A ‘people’s Islam’ (Volksislam) as an enrichment: breaking linguistic taboos in the German political debate

05 March 2016

In 2006 and 2007, Wolfgang Schäuble (at the time Minister of the Interior) and then-German President Christian Wulff both asserted that ‘Islam is part of Germany’. These statements led to acrimonious public debates about German national identity and about whether the fact that Muslims lived in Germany also meant that Islam was part of the country in a deeper sense. This controversy was periodically rekindled, notably by Angela Merkel’s occasionally voiced agreement with the idea that Islam was indeed part of Germany.

In some sense, it appears that the growing number of predominantly Muslim refugees arriving in the country since summer 2015 has moved this old debate to a new stage – not primarily because the number of Muslims in Germany is now greater, but mainly because all of a sudden existing Muslim communities now appear as settled and integrated ‘Germans’. As Euro-Islam reported, these older communities also share with their ethnically German compatriots many of the anxieties vis-à-vis current immigration.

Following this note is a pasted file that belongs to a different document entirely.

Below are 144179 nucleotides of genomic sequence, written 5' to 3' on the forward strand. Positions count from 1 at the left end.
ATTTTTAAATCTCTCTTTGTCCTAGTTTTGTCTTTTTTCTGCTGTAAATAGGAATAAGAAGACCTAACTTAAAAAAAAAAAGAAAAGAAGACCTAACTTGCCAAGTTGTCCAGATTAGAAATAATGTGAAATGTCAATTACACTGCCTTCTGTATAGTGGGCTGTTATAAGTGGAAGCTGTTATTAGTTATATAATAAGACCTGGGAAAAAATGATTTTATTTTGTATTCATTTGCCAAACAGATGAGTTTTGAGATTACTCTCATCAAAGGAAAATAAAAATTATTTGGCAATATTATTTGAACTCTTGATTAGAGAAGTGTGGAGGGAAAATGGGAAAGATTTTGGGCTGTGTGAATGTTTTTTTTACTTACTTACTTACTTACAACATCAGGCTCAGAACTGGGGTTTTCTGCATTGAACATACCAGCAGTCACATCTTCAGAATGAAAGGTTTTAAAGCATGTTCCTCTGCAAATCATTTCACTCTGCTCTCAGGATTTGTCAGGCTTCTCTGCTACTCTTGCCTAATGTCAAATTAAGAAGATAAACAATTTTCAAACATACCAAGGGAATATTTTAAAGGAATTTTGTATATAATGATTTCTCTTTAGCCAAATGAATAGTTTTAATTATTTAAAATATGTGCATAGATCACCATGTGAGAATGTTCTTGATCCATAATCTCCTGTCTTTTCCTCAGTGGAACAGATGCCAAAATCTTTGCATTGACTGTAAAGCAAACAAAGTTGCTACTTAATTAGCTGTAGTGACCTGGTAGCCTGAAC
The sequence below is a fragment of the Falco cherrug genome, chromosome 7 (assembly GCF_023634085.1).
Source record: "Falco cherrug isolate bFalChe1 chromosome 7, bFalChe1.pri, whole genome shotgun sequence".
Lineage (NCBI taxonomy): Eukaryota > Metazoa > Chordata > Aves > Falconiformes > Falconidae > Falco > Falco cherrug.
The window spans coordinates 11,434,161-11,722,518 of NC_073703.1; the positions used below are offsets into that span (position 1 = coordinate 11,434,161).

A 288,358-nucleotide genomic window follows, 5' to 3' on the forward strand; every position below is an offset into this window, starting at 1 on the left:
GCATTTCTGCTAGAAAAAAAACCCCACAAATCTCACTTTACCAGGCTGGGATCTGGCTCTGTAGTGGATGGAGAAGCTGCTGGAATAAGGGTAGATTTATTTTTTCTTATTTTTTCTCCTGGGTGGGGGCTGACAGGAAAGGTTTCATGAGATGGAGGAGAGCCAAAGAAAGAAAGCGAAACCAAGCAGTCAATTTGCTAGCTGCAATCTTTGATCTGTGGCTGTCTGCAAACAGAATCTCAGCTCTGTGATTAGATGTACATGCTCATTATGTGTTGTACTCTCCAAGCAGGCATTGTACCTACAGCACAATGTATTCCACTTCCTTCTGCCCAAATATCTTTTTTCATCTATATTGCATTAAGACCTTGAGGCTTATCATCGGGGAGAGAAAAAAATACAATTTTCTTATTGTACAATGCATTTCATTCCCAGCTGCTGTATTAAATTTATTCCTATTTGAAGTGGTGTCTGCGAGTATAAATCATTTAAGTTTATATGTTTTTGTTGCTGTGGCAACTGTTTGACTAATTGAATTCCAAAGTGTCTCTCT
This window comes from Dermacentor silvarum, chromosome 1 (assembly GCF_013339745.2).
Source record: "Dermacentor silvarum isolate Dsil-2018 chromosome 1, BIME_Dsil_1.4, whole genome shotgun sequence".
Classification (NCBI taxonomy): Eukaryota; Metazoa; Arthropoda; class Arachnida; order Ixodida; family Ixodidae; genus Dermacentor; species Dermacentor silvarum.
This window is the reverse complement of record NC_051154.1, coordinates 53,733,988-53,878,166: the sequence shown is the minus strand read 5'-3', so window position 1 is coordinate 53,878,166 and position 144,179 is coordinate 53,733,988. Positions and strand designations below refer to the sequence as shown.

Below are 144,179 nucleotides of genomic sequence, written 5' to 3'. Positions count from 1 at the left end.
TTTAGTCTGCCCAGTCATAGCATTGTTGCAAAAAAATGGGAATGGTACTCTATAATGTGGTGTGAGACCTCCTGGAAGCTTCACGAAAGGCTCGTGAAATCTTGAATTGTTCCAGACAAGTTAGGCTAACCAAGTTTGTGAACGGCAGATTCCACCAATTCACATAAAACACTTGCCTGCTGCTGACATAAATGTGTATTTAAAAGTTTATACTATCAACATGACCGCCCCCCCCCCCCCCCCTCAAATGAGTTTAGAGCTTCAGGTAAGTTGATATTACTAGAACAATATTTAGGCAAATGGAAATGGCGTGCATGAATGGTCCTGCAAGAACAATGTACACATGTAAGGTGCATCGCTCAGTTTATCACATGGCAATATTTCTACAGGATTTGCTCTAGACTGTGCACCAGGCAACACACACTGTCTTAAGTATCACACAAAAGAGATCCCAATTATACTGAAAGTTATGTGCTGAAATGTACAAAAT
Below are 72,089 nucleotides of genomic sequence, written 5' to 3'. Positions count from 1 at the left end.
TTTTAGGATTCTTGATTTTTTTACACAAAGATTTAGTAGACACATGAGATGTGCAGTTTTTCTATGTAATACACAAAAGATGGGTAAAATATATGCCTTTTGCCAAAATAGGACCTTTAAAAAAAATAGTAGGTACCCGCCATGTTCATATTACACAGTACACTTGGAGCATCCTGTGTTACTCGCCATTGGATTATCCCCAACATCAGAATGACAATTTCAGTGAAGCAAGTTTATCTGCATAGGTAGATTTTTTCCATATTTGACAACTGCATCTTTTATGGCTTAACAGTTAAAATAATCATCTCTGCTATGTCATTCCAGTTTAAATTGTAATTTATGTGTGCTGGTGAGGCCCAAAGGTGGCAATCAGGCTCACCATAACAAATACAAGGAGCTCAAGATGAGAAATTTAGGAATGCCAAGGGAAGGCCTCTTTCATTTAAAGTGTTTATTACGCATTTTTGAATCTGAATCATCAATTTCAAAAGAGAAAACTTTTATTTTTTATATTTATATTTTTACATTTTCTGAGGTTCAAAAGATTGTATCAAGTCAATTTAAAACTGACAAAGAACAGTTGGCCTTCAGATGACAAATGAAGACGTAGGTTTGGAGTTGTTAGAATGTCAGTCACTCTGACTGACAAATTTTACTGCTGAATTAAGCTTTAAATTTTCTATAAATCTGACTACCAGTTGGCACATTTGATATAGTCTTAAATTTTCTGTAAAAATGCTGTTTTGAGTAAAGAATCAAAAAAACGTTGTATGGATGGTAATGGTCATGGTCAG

Consequently, the Green Party Prime Minister of the south-western state Baden-Württemberg has now asserted in a public speech that a ‘people’s Islam’ (Volksislam) constituted an enrichment for the country that was to be welcomed. Whilst offering little by way of specifics on the nature of such a Volksislam, he proceeded to reassert that “Islam is part of Germany and of Baden-Württemberg, or to be more precise: an Islam that is inculturated in our constitutional order”.

A leading politician claiming that Islam was a positive enrichment to German society would have been hard to envision only a few years ago. Yet this stance fits with Kretschmann’s overall positioning on migration issues. In recent weeks and months, Kretschmann, who is on the centrist wing of his Green Party, has emerged as one of the most vocal defenders of Chancellor Merkel’s line in the ongoing migration crisis. Ahead of crucial state elections in Baden-Württemberg on March 13, the state’s Green Party is thus more aligned with Merkel’s policy than the regional branch of her own Christian Democratic Party (CDU), which has distanced itself from the Chancellor and called for a dramatic reduction in numbers of new arrivals.





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